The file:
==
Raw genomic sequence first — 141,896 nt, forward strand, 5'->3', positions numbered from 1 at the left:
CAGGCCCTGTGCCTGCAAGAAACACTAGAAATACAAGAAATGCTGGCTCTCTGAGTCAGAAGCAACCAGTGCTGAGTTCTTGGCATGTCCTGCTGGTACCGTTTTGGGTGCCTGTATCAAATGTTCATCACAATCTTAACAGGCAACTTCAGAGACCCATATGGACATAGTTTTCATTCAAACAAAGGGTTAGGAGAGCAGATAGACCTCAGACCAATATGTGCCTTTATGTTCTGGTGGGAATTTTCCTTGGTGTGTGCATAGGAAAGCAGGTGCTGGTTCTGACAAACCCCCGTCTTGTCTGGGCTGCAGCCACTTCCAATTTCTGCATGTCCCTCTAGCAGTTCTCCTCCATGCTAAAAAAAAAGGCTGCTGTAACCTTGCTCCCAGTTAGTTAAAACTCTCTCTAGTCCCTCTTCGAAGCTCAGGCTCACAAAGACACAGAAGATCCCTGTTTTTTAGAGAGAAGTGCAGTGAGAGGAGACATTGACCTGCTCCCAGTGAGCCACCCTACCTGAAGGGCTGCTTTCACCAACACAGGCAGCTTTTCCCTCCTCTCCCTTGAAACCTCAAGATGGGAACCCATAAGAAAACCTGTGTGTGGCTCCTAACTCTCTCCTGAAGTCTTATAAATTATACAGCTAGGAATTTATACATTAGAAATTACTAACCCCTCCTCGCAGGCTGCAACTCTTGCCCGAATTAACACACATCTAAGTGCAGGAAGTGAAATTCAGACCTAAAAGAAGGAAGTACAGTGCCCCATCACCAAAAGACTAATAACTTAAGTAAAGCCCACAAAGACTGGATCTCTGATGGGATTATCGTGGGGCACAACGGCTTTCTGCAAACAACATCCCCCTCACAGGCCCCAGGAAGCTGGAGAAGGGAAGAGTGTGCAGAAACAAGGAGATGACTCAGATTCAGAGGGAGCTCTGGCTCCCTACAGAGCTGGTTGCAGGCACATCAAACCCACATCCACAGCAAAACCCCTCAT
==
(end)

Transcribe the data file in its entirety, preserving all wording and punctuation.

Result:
Raw genomic sequence first — 141,896 nt, forward strand, 5'->3', positions numbered from 1 at the left:
CAGGCCCTGTGCCTGCAAGAAACACTAGAAATACAAGAAATGCTGGCTCTCTGAGTCAGAAGCAACCAGTGCTGAGTTCTTGGCATGTCCTGCTGGTACCGTTTTGGGTGCCTGTATCAAATGTTCATCACAATCTTAACAGGCAACTTCAGAGACCCATATGGACATAGTTTTCATTCAAACAAAGGGTTAGGAGAGCAGATAGACCTCAGACCAATATGTGCCTTTATGTTCTGGTGGGAATTTTCCTTGGTGTGTGCATAGGAAAGCAGGTGCTGGTTCTGACAAACCCCCGTCTTGTCTGGGCTGCAGCCACTTCCAATTTCTGCATGTCCCTCTAGCAGTTCTCCTCCATGCTAAAAAAAAAGGCTGCTGTAACCTTGCTCCCAGTTAGTTAAAACTCTCTCTAGTCCCTCTTCGAAGCTCAGGCTCACAAAGACACAGAAGATCCCTGTTTTTTAGAGAGAAGTGCAGTGAGAGGAGACATTGACCTGCTCCCAGTGAGCCACCCTACCTGAAGGGCTGCTTTCACCAACACAGGCAGCTTTTCCCTCCTCTCCCTTGAAACCTCAAGATGGGAACCCATAAGAAAACCTGTGTGTGGCTCCTAACTCTCTCCTGAAGTCTTATAAATTATACAGCTAGGAATTTATACATTAGAAATTACTAACCCCTCCTCGCAGGCTGCAACTCTTGCCCGAATTAACACACATCTAAGTGCAGGAAGTGAAATTCAGACCTAAAAGAAGGAAGTACAGTGCCCCATCACCAAAAGACTAATAACTTAAGTAAAGCCCACAAAGACTGGATCTCTGATGGGATTATCGTGGGGCACAACGGCTTTCTGCAAACAACATCCCCCTCACAGGCCCCAGGAAGCTGGAGAAGGGAAGAGTGTGCAGAAACAAGGAGATGACTCAGATTCAGAGGGAGCTCTGGCTCCCTACAGAGCTGGTTGCAGGCACATCAAACCCACATCCACAGCAAAACCCCTCAT